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as a backup in case the Camp Schwab FRF plan fails to happen.
Takamizawa said that Nagashima's concerns are fueled by the
continued reluctance of Foreign Minister Okada to implement the
current FRF plan. In internal meetings, Okada has cited both
the negative environmental impact and cost, especially at a time
when the DPJ is seeking to scale down major public works
projects. In addition, Okada is convinced that the U.S. is
flexible, especially if Japan were to offer a concession related
to Afghanistan. Takamizawa said that Okada also believes that
the proposal to draw down 12 USAF F-15s at Kadena will open the
door to reconsidering the collocation of Marine aircraft there.
MOFA Foreign Policy Bureau Deputy Director General Masafumi
Ishii offered a similar assessment, adding that Okada seems
confident he can get the U.S. to accept the Kadena merger in
exchange for a continuation of the Maritime Self-Defense Force
(MSDF) refueling mission in the Indian Ocean.

5. (C) MOFA U.S.-Japan Security Division Director Takei
Funakoshi said that Okada's calculations are based in large part
on input from Okinawan-elected People's New Party (PNP) Policy
Chief Mikio Shimoji. He said Shimoji has assured Okada that 1)
there are only 25 aircraft currently at Futenma MCAS, thus it
would not impose a significant burden on the airfield; 2) there
are senior U.S. officials who are sympathetic to the Kadena
merger plan; and 3) the U.S. is willing to trade additional
assistance in Afghanistan for concessions on the FRF. Funakoshi
added that Okada has rejected assertions by bureaucrats that the
U.S. will never accept delinking the FRF from the Marine Guam
relocation, which the Hatoyama government has informally agreed
internally to keep funding. ""We tell him that there is no way
Congress will fund Guam without the FRF,"" Funakoshi stated, ""but
he won't believe that until he hears it directly from the

Okinawan Views Take Back Seat


6. (C) Funakoshi said that, after Defense Minister Kitazawa's
Okinawa visit, Okada now understands that the DPJ will pay a
political price in Okinawa by pursuing the Kadena option. The
impact would be mitigated, however, if the U.S. agreed to
implement the other elements of the realignment package. For
their part, local leaders are becoming increasingly concerned
over the direction of DPJ thinking and the Hatoyama government's
tin ear to local realities. During an October 3 public meeting
with Governor Hirokazu Nakaima, Okinawa Minister Maehara stated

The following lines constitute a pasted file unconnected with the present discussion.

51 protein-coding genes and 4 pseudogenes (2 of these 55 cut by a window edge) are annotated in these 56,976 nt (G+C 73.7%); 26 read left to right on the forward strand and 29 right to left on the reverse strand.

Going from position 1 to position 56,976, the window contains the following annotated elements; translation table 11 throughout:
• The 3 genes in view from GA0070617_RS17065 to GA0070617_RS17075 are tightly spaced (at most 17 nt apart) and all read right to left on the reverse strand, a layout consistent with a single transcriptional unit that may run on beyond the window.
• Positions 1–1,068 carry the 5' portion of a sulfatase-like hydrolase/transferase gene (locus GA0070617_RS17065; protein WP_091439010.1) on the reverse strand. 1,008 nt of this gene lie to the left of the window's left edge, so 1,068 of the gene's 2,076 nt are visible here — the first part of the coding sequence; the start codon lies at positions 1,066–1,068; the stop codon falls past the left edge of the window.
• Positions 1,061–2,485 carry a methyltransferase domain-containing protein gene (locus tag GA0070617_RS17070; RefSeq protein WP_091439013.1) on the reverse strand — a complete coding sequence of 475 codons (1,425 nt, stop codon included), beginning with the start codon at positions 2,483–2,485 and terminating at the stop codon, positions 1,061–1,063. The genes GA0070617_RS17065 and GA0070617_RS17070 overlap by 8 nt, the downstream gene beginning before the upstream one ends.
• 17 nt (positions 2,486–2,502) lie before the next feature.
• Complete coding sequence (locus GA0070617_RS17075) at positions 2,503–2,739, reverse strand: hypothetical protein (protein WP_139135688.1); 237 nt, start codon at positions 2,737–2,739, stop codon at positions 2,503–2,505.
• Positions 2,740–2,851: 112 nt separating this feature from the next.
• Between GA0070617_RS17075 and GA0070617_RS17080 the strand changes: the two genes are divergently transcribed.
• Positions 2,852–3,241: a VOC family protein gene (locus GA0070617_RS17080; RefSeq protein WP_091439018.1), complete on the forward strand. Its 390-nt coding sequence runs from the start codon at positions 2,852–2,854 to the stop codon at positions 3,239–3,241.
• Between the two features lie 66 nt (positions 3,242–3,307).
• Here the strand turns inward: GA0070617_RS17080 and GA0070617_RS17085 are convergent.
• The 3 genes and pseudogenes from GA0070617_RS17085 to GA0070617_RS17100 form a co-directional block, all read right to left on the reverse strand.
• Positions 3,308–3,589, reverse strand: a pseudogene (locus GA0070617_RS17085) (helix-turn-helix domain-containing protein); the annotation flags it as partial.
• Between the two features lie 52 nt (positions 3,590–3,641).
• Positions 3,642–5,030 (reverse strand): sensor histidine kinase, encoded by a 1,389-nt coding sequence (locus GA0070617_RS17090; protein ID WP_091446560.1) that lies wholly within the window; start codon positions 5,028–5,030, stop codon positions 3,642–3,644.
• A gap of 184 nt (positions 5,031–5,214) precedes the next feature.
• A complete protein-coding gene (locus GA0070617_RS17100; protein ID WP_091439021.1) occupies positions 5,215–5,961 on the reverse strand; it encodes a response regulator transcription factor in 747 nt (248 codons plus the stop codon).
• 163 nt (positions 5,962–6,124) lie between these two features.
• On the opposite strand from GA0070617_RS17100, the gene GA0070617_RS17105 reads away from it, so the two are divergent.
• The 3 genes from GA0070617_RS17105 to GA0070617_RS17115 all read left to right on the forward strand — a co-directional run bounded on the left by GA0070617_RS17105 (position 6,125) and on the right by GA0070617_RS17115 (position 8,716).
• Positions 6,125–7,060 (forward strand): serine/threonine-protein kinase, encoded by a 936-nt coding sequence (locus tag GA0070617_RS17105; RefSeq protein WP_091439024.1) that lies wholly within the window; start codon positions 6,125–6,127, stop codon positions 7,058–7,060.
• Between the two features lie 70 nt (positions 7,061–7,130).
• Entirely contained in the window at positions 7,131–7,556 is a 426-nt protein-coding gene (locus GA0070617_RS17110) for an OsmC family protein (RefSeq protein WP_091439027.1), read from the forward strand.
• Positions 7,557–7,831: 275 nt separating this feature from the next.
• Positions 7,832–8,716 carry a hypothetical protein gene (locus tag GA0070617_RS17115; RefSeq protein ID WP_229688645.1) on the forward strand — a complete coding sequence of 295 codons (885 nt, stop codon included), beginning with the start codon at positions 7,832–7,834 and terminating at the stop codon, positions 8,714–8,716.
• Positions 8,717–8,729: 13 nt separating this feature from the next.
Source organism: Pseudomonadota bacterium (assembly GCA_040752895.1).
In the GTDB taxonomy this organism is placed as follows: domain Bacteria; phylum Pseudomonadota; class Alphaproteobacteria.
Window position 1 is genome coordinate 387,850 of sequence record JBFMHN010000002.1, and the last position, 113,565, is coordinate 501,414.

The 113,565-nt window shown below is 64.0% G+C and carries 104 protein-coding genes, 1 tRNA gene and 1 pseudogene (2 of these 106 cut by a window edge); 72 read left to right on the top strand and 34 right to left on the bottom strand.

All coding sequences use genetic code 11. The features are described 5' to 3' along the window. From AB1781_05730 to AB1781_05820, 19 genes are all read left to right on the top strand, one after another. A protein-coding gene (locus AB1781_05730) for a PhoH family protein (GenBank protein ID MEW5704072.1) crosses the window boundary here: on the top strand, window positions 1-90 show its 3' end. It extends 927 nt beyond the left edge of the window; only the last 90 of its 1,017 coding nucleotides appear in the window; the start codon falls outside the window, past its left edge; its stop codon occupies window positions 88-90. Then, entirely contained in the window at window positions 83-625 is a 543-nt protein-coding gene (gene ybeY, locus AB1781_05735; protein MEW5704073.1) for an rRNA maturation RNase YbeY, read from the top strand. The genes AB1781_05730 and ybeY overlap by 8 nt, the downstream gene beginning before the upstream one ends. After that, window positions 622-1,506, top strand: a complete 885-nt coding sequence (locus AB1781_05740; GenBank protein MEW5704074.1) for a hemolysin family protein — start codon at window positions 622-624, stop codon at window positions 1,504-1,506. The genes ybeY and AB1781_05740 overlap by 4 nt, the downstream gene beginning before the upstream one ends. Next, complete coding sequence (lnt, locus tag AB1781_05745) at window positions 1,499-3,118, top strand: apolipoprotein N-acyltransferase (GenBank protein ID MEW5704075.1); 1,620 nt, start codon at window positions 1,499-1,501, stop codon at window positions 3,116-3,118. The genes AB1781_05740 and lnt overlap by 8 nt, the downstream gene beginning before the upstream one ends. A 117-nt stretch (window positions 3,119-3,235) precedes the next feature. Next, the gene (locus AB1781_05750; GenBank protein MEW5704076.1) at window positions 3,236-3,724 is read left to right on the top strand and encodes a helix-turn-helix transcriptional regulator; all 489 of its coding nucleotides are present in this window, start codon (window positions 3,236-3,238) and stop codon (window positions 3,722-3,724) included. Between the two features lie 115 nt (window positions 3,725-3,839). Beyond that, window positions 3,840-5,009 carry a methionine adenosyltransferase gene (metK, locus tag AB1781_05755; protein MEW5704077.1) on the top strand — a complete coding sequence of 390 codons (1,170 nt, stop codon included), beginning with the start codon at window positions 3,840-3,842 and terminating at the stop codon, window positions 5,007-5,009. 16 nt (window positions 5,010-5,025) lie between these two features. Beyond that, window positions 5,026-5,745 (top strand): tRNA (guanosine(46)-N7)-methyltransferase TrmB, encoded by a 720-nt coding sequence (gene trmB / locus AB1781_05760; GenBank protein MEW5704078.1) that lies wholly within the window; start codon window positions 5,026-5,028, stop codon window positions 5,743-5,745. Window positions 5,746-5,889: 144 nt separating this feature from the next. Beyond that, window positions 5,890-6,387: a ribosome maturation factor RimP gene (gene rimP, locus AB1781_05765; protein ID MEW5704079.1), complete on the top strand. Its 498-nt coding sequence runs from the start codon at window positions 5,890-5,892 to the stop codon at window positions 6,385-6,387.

that doubted that the FRF could be successfully completed and
said that the DPJ government would study other options. Nakaima
strongly insisted back that the Hatoyama government should
implement the plan now in light of the willingness of Nago
leaders to host the facility. Nago Mayor Yoshikazu Shimabukuro
expressed exasperation to the Consul General over the DPJ's
efforts to tamper with the Nago relocation plan, something he
has personally worked towards for 13 years. ""After all that
time and here we are just months away from success,"" he stated,
""and they are putting it all at risk for no reason."" He added
that ""no one around Kadena wants those aircraft, but we do --
this should be easy."" Kadena Mayor Atsusane Miyagi separately
echoed this sentiment, asserting that ""moving Futenma to Kadena
isn't burden reduction, it is just burden reallocation.""

Sending a Clear Message


7. (C) Local press in Okinawa speculated that Maehara's
confident public statements about changing the FRF plan
reflected DPJ success in recent high-level consultations with

NAHA 00000067 003 OF 004

the U.S. government. Under a front page headline ""Opening
Pandora's Box,"" the Ryukyu Times on October 5 asserted that the
U.S. government has signaled to Foreign Minister Okada a
willingness to renegotiate the FRF. Reacting to this sort of
media speculation, Okinawan leaders as well as MOFA and MOD
officials have urged the U.S. government to lay down a firm
marker with DPJ Cabinet officials on Kadena specifically and the
FRF more generally. The Cabinet Office's Izawa said that the
U.S. should not overestimate the ability of the new government
to come to the right conclusion on its own. ""We are in the
midst of a very chaotic policy process and ministers have very